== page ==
It looks like Lenovo is going to launch a consumer-grade Google Project Tango device on the open market. At CES 2016, the company announced that this summer would see them being the first company to commercially showcase the full utility of Google’s Project Tango .
So far, we don’t know much about the specs of this Lenovo device, but we’re expecting it to be less than 6.5 inches on the diagonal, according to Lenovo spokespersons. What we do know is that developers in excess of 5,000 in number are already at their keyboards, involving themselves in the work of making this camera technology a reality.Their progress in augmented reality and virtual reality through the Tango Project has been, frankly, unprecedented.
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Project Tango is an elaborate system of technologies that integrates computer vision, image processing, and vision sensors unique to the device on which they work. With the capabilities brought to the table by Project Tango, we’re expecting a completely new era of AR and VR that actively infuses digitally created models with actual physical realities. Because of the success in this market, it should be no surprise that analysts expect augmented reality to become a $120 billion market by 2020. However, it is first necessary for the platform on which these projects are to exist to prove itself viable. This is where Google comes in.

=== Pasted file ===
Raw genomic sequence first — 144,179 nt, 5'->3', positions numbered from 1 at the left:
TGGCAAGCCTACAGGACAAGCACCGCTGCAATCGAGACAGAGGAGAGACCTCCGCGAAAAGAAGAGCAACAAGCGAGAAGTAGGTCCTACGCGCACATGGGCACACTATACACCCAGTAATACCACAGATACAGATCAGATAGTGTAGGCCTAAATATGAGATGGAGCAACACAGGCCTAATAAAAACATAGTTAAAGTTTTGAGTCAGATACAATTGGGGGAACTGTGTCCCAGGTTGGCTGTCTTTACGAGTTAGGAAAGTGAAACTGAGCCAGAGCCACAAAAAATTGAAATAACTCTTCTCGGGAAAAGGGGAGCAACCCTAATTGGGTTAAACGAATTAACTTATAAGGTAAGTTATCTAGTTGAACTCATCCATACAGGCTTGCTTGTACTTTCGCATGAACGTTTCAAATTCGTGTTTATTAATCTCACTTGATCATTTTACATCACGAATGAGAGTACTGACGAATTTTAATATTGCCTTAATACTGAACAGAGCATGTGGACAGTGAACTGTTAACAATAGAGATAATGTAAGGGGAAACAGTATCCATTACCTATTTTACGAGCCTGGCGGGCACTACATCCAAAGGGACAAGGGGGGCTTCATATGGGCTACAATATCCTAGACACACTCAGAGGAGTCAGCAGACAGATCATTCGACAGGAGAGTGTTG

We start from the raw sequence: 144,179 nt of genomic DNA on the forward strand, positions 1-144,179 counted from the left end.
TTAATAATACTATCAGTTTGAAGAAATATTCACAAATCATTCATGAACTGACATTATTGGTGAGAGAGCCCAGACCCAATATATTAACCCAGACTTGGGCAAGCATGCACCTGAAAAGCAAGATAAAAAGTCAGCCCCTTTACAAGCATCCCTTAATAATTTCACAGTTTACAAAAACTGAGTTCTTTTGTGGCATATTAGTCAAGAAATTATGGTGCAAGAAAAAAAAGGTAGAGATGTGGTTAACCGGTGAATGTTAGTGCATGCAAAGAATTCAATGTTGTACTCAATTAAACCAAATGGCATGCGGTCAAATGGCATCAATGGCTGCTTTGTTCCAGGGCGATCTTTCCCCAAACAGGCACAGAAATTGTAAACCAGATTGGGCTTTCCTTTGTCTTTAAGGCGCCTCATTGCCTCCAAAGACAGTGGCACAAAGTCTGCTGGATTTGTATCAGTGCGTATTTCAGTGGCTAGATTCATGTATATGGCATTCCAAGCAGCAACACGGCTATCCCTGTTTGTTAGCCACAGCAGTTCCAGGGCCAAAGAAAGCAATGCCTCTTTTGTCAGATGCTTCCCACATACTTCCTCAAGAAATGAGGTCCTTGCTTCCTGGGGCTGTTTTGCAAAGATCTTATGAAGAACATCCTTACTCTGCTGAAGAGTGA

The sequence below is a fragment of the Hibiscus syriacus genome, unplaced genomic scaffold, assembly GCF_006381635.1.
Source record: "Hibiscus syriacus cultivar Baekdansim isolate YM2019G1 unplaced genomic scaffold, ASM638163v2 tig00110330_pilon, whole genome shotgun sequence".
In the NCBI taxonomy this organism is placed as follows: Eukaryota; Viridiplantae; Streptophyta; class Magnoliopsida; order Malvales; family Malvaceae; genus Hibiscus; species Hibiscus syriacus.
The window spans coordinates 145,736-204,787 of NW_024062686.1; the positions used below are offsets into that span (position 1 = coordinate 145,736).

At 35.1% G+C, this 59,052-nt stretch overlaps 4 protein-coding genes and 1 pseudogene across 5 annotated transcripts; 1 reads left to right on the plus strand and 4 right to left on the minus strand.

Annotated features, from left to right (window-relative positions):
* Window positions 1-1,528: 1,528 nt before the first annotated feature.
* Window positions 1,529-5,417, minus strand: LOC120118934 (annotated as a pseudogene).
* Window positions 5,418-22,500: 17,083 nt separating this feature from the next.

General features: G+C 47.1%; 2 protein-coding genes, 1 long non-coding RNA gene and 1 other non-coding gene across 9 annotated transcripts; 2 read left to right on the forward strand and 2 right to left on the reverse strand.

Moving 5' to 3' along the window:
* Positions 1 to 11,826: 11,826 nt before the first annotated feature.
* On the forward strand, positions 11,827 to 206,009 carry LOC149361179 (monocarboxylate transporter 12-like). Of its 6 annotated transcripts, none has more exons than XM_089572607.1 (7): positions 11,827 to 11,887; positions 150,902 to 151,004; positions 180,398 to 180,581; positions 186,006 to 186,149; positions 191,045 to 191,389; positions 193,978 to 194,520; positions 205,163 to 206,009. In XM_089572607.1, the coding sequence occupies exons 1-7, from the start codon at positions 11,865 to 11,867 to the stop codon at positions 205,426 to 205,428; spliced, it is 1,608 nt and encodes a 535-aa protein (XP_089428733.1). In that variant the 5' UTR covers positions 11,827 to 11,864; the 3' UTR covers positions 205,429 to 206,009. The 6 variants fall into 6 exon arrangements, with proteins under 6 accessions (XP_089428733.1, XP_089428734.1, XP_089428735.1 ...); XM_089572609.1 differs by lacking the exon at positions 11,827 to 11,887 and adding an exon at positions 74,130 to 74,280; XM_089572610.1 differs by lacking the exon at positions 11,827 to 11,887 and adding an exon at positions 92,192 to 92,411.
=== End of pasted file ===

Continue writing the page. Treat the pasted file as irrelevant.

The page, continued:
At the same time Lenovo is showcasing it’s Google-partnered AR-friendly technology, Google is demoing tech that encourages devs to invest in these burgeoning fields of augmented reality and virtual reality. In a demonstration of Project Tango’s technology, a Google representative demonstrated the tech’s ability to not only maintain an accurate interpretation of his own location, but also to suss out the location of the building’s bathroom and provide a Fable-esque mission-objective trail to the appropriate room. Pretty impressive, all things considered.
What are your thoughts regarding Google and Lenovo’s new all-aware environment analysis system capabilities? Is this going to be default for technology going forward, or have they fundamentally transgressed a sense of individual privacy? Let us know your opinion in the comments, and don’t forget to click the button below for all our CES coverage!